This morning I was up at the Beeb, talking about Peaches Geldof’s Twitter gaffe. It was striking that someone apparently bright and educated, who has worked in the media, can have the nous to acquire 160,000 followers but not to recognise when her Tweets might be illegal. And worse, that they might be damaging to the future lives of two innocent infants.
But I don’t necessarily lay all the blame at her door.
Digital social media is a new technology. We are still adapting our behaviours to its existence and learning our way around its flaws, laws and possibilities. Arguably we haven’t yet got to grips with email — also a social media by many definitions. Etiquette for this now-antiquated form of digital communication continues to evolve, driven in part by changing modes of access.
Writing on the wall
Every new media has had a challenging introduction. Read Tom Standage’s excellent ‘Writing on the Wall’ for the full story, but from the advent of the letter through the printing press, it has always taken time for societies and governments to catch up with the implications of new technologies.
Hence the fear generated by Google Glass and other coming wearables. It took Peaches Geldof seconds to tap out a series of law-breaching tweets. But at least she had to withdraw the phone from her pocket first and unlock it: a small window in which to consider her actions. Imagine what she could do with a camera strapped to her head and the ability to tweet a stream of consciousness straight from her lips.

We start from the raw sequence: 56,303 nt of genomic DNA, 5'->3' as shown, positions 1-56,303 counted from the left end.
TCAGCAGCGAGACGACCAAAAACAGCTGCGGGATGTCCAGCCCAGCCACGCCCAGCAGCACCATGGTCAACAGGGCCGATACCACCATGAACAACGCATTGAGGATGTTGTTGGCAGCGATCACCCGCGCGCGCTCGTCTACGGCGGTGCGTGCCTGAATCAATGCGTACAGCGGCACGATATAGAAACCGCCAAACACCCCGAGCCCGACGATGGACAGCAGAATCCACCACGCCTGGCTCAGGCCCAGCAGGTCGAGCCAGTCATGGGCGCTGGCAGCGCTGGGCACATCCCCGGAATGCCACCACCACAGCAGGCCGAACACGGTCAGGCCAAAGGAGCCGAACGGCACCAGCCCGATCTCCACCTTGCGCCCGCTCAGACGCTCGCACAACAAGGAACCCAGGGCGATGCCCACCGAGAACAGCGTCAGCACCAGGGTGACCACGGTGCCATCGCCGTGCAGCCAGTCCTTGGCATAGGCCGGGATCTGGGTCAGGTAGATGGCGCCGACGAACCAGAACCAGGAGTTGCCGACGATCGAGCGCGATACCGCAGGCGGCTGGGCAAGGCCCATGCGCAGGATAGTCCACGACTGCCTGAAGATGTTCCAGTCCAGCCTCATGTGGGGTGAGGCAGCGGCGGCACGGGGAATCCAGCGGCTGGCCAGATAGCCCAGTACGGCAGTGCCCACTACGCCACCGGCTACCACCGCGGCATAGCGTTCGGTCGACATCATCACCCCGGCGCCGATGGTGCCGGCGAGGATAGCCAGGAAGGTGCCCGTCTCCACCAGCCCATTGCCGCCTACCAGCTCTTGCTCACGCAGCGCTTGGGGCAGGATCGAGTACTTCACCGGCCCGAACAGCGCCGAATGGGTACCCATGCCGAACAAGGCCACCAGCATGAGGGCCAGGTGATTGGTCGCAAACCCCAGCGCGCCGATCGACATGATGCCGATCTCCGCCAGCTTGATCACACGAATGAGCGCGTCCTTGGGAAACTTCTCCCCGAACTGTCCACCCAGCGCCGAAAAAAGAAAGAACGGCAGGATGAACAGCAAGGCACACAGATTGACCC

Life on camera
I don’t think people are scared of the possibility that someone wearing their tech could be surreptitiously streaming pictures straight to the web. I think they’re scared of the fact that people will. It is going to take at least at least a decade after wearable tech becomes the norm before we get to a recognisable set of rules, defined enough for us to be able to say confidently what is acceptable and what is not. Codifying those rules into laws will likely take another decade.
If that sounds like a long time, bear in mind it is now a decade since the launch of MySpace and I’m still regularly asked to advise and instruct on the use of social media. Though Facebook is ubiquitous, Twitter and LinkedIn are used by fewer than a quarter of people in the UK. I see behaviour I think is odd on all three networks all the time, but rarely do I consider the incidents so clearly outside any accepted ‘rules’ as to upbraid the perpetrator. Others are either more confident or happier to sit in judgement, but the fact remains: we are still learning.
Wearable faux pas
I was one of those people who happily rocked a Bluetooth headset back in the early noughties, until I realised (and others gleefully pointed out) that I looked like a dick. Unless you’re a secret service agent, you do not need to be in hands-free contact at all times. I will also sport any wearable tech I can get my hands on until we decide as a society what works and what doesn’t, what is cool and what isn’t, what is acceptable and what is beyond the pale. I will do so in the knowledge that it is a learning process and mistakes are part of that process. And while everything settles down, I won’t criticise others for their errors, as long as they don’t repeat them. Even if I think, as in the case of Peaches Geldof, they really should know better.